One of the key tenets of Republican presidential nominee Donald Trump’s campaign has been his tough stance on immigration, specifically stopping illegal immigration and tightening legal immigration through the implementation of a more “extreme vetting” of those seeking entrance to the country.
While the purpose of such vetting would simply be to weed out those individuals that wish to in some way do harm to this country and its citizens, the liberal media has predictably overreacted and deliberately misconstrued Trump’s position to imply that he is a crazy, un-American xenophobe who hates, hates, hates everyone.
But now a respected economics professor from Harvard has come forward to make the case for why Trump’s proposal for increased vetting of immigrants isn’t hateful, crazy or un-American at all, but is actually a part of our nation’s tradition, and a smart thing to do to boot, according to an op-ed he wrote for Politico.
Professor George Borjas began by noting specifically what Trump called for in a recent speech:
“We must also screen out any who have hostile attitudes towards our country or its principles — or who believe that Shariah law should supplant American law. Those who do not believe in our Constitution, or who support bigotry and hatred, will not be admitted for immigration into the country.”
Borjas pointed out that, throughout our nation’s history, even before the founding of the U.S., there were at times “extreme vetting” procedures put in place on potential immigrants, designed to weed out those who were undesirable, would pose a threat to the citizenry or government, or who would be a net burden on instead of a contributor to society.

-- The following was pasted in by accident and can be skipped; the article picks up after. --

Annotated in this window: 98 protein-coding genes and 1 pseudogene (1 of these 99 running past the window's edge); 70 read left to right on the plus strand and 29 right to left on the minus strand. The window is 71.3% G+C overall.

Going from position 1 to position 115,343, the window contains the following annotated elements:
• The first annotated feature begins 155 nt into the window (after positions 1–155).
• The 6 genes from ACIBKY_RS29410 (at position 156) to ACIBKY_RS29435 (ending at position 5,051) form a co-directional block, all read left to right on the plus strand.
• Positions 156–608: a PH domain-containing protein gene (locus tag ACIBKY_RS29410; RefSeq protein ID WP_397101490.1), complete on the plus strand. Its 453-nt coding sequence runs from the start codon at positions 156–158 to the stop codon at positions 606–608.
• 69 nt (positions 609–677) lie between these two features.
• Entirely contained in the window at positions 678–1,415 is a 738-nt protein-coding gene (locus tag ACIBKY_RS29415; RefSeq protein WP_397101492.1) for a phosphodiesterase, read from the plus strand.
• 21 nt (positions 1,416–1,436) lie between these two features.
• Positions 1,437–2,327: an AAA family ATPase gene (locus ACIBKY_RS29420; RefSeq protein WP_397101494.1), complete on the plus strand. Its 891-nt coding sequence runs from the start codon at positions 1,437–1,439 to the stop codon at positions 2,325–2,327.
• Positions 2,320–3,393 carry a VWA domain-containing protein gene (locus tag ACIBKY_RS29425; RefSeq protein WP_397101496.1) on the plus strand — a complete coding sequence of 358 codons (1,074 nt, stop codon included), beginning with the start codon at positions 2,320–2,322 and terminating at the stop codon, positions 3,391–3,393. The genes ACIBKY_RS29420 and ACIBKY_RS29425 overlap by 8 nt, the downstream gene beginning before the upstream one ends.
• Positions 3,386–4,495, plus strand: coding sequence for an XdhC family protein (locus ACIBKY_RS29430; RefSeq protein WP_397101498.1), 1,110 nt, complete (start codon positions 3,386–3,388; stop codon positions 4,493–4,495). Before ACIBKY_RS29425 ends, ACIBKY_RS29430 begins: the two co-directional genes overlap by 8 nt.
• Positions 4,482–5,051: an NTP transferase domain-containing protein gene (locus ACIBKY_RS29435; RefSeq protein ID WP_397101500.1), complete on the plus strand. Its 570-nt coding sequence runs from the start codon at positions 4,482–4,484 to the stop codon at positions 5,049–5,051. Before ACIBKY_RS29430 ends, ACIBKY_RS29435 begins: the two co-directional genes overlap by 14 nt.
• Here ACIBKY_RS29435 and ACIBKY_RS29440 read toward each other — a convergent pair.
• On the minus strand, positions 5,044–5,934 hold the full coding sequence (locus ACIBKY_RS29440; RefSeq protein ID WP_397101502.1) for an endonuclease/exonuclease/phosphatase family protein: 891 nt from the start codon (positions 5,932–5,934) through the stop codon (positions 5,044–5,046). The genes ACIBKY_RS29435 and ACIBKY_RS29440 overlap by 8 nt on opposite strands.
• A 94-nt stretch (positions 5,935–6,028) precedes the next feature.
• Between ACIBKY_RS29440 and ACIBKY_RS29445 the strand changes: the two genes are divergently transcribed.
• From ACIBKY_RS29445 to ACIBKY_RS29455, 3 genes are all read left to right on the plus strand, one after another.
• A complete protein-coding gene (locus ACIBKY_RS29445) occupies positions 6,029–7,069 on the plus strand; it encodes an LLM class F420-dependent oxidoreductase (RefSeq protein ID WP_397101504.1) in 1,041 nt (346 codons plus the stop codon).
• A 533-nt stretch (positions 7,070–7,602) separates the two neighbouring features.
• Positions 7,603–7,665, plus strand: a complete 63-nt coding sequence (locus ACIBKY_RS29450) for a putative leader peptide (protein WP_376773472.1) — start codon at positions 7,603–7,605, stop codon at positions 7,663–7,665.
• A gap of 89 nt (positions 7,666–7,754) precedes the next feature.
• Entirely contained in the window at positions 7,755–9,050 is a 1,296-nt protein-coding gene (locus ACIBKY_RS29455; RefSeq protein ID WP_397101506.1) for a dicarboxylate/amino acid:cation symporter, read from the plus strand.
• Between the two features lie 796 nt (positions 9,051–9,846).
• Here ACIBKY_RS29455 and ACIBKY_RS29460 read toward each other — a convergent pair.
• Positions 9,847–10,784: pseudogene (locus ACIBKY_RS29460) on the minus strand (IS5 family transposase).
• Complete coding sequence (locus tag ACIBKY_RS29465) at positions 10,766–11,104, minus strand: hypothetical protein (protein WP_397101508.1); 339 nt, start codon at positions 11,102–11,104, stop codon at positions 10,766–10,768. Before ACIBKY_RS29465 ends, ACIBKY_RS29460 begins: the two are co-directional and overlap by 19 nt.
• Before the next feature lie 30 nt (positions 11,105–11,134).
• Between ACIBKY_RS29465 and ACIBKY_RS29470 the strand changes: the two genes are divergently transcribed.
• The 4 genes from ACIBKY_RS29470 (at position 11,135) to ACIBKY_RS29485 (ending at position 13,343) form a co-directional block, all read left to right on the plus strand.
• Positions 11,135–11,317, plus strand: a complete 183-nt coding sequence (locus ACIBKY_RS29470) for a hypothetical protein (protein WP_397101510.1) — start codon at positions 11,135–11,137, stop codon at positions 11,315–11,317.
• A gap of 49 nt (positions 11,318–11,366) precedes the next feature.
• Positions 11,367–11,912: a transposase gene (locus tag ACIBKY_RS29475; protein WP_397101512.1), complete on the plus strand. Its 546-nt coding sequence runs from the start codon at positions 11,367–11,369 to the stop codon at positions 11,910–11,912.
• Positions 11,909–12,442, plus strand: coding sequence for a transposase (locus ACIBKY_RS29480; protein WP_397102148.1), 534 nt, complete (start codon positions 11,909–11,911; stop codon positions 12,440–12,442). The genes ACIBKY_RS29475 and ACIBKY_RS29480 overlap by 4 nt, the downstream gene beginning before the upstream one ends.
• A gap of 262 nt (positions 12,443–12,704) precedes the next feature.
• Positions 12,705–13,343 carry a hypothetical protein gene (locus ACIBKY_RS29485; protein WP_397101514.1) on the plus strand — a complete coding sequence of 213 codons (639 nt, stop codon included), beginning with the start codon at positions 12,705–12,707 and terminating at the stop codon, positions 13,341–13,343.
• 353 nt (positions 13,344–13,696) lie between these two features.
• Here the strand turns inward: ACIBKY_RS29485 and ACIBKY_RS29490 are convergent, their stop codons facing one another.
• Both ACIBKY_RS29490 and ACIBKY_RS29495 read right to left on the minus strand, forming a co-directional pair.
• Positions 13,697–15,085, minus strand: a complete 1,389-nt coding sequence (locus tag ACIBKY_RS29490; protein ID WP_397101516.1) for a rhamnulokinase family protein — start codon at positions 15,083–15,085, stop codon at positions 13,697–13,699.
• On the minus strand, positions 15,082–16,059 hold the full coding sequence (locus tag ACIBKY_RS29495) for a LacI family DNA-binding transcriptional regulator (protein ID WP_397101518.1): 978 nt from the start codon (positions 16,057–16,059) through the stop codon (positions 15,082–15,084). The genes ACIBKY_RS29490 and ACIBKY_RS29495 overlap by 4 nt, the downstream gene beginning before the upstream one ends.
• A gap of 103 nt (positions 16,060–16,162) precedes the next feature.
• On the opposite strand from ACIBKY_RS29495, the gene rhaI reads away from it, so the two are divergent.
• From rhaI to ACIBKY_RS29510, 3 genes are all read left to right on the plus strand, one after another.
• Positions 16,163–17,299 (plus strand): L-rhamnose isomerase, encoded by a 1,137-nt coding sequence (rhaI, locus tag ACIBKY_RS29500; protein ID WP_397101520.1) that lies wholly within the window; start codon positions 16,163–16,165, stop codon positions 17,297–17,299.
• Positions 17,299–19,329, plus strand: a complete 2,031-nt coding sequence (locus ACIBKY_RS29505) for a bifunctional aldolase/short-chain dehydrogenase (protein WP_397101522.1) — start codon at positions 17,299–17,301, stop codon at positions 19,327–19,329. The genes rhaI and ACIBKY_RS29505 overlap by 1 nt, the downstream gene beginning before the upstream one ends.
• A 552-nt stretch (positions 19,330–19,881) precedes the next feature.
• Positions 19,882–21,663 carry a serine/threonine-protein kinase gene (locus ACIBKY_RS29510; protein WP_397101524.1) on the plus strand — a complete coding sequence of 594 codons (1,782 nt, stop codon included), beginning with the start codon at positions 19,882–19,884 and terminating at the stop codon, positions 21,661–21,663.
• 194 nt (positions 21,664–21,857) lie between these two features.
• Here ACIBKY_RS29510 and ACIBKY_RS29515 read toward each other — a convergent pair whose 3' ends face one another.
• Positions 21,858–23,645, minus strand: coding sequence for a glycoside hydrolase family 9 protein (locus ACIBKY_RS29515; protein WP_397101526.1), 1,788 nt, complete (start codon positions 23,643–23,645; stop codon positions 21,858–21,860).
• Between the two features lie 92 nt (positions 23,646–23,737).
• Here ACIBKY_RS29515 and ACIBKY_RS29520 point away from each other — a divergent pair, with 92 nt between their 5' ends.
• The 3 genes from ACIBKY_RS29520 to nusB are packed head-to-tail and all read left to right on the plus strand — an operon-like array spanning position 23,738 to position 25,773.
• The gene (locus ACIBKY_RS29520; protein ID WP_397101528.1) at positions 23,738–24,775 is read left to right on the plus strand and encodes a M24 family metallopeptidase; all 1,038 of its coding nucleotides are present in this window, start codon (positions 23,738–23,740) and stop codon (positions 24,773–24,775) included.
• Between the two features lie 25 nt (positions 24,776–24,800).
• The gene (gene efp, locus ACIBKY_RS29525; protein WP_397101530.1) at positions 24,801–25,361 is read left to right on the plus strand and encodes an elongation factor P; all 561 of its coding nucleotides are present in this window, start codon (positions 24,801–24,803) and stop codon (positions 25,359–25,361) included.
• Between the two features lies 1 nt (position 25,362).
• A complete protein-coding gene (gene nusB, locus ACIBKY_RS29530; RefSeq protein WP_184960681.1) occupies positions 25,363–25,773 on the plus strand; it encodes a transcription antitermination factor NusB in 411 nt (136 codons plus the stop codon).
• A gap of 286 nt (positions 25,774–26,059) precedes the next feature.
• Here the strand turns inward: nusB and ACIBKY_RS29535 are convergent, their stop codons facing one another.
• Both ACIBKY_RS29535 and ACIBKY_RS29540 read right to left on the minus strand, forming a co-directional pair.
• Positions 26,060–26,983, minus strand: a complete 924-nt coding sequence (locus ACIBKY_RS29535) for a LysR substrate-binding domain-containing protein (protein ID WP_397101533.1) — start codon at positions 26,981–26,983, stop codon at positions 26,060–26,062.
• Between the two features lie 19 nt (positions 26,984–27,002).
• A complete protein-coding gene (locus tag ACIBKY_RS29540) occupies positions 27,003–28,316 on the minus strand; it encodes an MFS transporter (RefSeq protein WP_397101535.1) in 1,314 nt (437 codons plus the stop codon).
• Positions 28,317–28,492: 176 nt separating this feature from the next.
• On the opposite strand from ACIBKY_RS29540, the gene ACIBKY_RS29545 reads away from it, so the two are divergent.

Even the left’s current favorite founding father, Alexander Hamilton, believed that thorough vetting of those who enter the country was vitally important for our nation’s very survival, as the following quote makes clear:
“To admit foreigners indiscriminately to the rights of citizens, the moment they put foot in our country … would be nothing less, than to admit the Grecian Horse into the Citadel of our Liberty and Sovereignty. … The United States have already felt the evils of incorporating a large number of foreigners into their national mass. … In times of great public danger there is always a numerous body of men, of whom there may be just grounds of distrust; the suspicion alone weakens the strength of the nation, but their force may be actually employed in assisting an invader.”
The specifics of who was prohibited from entering the country has changed over time, but one constant has largely remained — those individuals with a criminal history or criminal intent, and those who seek to undermine or overthrow our government, society or culture at large, are not welcome here.
There have long been various “ideological filters” put in place to vet immigrants, some of which remain in the current green card application and naturalization process, ensuring that those who enter have only the best of intentions for this country and their prospective future in it.